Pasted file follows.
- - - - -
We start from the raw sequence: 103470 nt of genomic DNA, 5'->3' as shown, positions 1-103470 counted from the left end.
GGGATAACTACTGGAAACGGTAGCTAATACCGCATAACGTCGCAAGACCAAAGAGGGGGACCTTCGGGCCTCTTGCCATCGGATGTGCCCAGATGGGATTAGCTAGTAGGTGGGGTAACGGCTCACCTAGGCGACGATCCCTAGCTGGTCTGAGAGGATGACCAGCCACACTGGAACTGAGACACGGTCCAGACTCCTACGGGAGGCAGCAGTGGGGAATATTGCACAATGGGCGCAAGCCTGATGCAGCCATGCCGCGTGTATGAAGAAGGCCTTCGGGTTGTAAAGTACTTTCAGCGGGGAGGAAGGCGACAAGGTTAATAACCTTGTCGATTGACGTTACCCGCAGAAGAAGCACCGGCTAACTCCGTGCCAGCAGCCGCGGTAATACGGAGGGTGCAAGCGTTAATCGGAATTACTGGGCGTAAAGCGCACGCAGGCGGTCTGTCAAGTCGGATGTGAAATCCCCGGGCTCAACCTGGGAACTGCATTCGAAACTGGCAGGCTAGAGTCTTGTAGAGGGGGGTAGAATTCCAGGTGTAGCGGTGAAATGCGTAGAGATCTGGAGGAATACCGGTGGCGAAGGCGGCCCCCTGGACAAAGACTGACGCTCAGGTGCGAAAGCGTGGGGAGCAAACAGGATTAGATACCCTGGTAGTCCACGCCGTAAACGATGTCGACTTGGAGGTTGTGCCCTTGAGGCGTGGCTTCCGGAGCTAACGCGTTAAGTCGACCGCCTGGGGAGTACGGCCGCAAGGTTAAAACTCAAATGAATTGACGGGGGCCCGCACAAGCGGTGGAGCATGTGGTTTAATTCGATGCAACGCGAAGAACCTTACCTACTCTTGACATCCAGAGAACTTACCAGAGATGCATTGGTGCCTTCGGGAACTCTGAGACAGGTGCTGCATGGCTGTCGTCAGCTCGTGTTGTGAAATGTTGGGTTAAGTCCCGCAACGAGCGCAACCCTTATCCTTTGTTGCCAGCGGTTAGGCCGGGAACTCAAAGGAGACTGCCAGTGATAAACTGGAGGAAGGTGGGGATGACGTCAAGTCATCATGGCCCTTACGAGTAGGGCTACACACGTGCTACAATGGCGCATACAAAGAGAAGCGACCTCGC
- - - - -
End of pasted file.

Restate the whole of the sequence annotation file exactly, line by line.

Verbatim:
We start from the raw sequence: 103470 nt of genomic DNA, 5'->3' as shown, positions 1-103470 counted from the left end.
GGGATAACTACTGGAAACGGTAGCTAATACCGCATAACGTCGCAAGACCAAAGAGGGGGACCTTCGGGCCTCTTGCCATCGGATGTGCCCAGATGGGATTAGCTAGTAGGTGGGGTAACGGCTCACCTAGGCGACGATCCCTAGCTGGTCTGAGAGGATGACCAGCCACACTGGAACTGAGACACGGTCCAGACTCCTACGGGAGGCAGCAGTGGGGAATATTGCACAATGGGCGCAAGCCTGATGCAGCCATGCCGCGTGTATGAAGAAGGCCTTCGGGTTGTAAAGTACTTTCAGCGGGGAGGAAGGCGACAAGGTTAATAACCTTGTCGATTGACGTTACCCGCAGAAGAAGCACCGGCTAACTCCGTGCCAGCAGCCGCGGTAATACGGAGGGTGCAAGCGTTAATCGGAATTACTGGGCGTAAAGCGCACGCAGGCGGTCTGTCAAGTCGGATGTGAAATCCCCGGGCTCAACCTGGGAACTGCATTCGAAACTGGCAGGCTAGAGTCTTGTAGAGGGGGGTAGAATTCCAGGTGTAGCGGTGAAATGCGTAGAGATCTGGAGGAATACCGGTGGCGAAGGCGGCCCCCTGGACAAAGACTGACGCTCAGGTGCGAAAGCGTGGGGAGCAAACAGGATTAGATACCCTGGTAGTCCACGCCGTAAACGATGTCGACTTGGAGGTTGTGCCCTTGAGGCGTGGCTTCCGGAGCTAACGCGTTAAGTCGACCGCCTGGGGAGTACGGCCGCAAGGTTAAAACTCAAATGAATTGACGGGGGCCCGCACAAGCGGTGGAGCATGTGGTTTAATTCGATGCAACGCGAAGAACCTTACCTACTCTTGACATCCAGAGAACTTACCAGAGATGCATTGGTGCCTTCGGGAACTCTGAGACAGGTGCTGCATGGCTGTCGTCAGCTCGTGTTGTGAAATGTTGGGTTAAGTCCCGCAACGAGCGCAACCCTTATCCTTTGTTGCCAGCGGTTAGGCCGGGAACTCAAAGGAGACTGCCAGTGATAAACTGGAGGAAGGTGGGGATGACGTCAAGTCATCATGGCCCTTACGAGTAGGGCTACACACGTGCTACAATGGCGCATACAAAGAGAAGCGACCTCGC